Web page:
LONDON (AP) — The European Union unveiled plans to improve conditions for the growing number of gig economy workers that could reclassify some as employees entitled to benefits, the latest setback for digital platforms that rely on independent contractors to deliver food and offer rides.
The draft rules outlined Thursday by EU officials aim to clarify the labor status of people employed by app-based companies like ride-hailing service Uber and food delivery business Deliveroo. Gig economy workers and platforms have fallen between the cracks of existing employment legislation, and the measures being considered by the 27-nation bloc are aimed at clearing up those gray areas.
App-based gig work platforms have boomed in the digital economy, especially during the COVID-19 pandemic when demand for food delivery services mushroomed. The apps provide short-term work for millions of people but their rampant growth also has upended traditional labor and business models, resulting in showdowns between companies and regulators around the world. Gig work’s flexibility is a selling point for many, but workers also complain that they end up making less than minimum wage after their expenses are accounted for.
Under the EU rules, a platform that meets at least two criteria will be deemed an “employer” and people working for that company will be reclassified as “workers” with the right to a minimum wage, paid vacation, unemployment and sick benefits, pensions and other benefits.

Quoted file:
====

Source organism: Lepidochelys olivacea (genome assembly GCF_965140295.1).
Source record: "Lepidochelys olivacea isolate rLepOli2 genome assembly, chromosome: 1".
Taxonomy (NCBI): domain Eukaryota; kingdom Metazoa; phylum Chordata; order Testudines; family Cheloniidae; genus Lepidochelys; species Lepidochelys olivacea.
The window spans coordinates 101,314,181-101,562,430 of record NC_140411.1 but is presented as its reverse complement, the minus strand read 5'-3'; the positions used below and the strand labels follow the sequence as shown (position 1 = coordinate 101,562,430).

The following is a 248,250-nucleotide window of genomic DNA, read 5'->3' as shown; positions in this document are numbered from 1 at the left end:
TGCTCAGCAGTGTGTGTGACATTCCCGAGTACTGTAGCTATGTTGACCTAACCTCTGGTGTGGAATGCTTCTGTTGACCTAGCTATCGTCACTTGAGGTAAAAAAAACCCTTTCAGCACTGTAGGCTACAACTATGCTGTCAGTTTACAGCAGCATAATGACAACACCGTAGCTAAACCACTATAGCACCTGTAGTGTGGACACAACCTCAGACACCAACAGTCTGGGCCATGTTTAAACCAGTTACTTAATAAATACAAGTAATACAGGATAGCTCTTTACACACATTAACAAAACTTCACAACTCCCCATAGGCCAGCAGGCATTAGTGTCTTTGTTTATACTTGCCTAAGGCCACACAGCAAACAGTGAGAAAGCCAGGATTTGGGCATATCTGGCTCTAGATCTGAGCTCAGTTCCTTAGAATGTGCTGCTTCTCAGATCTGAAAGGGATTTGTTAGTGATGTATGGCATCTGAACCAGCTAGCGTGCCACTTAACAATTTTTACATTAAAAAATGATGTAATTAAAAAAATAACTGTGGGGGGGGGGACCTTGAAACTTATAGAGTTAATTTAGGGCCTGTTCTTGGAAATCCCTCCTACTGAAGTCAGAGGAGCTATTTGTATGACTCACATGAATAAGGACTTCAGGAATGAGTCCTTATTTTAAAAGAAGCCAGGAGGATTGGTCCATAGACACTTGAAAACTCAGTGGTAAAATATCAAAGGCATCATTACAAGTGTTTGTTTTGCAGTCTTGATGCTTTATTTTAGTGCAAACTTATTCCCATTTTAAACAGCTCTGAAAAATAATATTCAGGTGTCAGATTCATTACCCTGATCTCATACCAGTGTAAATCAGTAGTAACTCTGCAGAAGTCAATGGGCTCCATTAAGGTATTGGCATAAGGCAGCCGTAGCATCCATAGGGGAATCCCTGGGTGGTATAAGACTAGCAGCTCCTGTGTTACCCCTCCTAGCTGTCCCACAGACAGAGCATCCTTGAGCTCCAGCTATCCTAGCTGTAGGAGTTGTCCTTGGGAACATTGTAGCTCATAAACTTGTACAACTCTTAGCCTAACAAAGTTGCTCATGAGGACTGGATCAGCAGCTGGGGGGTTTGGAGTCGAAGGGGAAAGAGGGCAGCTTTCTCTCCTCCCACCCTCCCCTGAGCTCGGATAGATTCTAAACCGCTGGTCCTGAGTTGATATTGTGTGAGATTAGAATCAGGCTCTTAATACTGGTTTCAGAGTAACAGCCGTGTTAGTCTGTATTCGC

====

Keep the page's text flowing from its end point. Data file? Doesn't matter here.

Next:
The criteria include whether an app decides pay levels; electronically supervises work performance; restricts a worker’s freedom to choose work hours, accept jobs or use subcontractors; dictates a worker’s appearance and conduct with customers; or limits the possibility for workers to build their own client bases or work for anyone else.
The European Commission, the EU’s executive branch, estimates that some 5.5 million of 28 million EU workers are incorrectly classified as self-employed. The bloc has taken a leading global role in cracking down on tech companies to ensure everything from workers rights to online safety.
Platforms can challenge it, but the burden will be on them to prove they are not employers, the commission said.
“We must make the most of the job-creating potential of digital platforms,” EU Jobs and Social Rights Commissioner Nicolas Schmit said. “But we should also make sure that they are quality jobs, that don’t promote precariousness, so people working through them have security and can plan for their future.”
The EU rules, which will take years to come into force, are another blow for gig economy companies in Europe. New laws or recent court rulings in Spain, the Netherlands and Britain require food delivery riders and ride-service drivers to be given employee status rather than classified as self-employed freelancers.
In contrast, the balance has tipped the other way in the U.S., where Uber and other app-based services avoided an attempt in California this year to classify workers as employees.
The European Commission also wants to force gig work platforms to be more transparent about the algorithms used to manage workers so they can better understand how jobs are assigned and pay is set. People should oversee the algorithms and workers should be able to appeal any automated decisions, it said.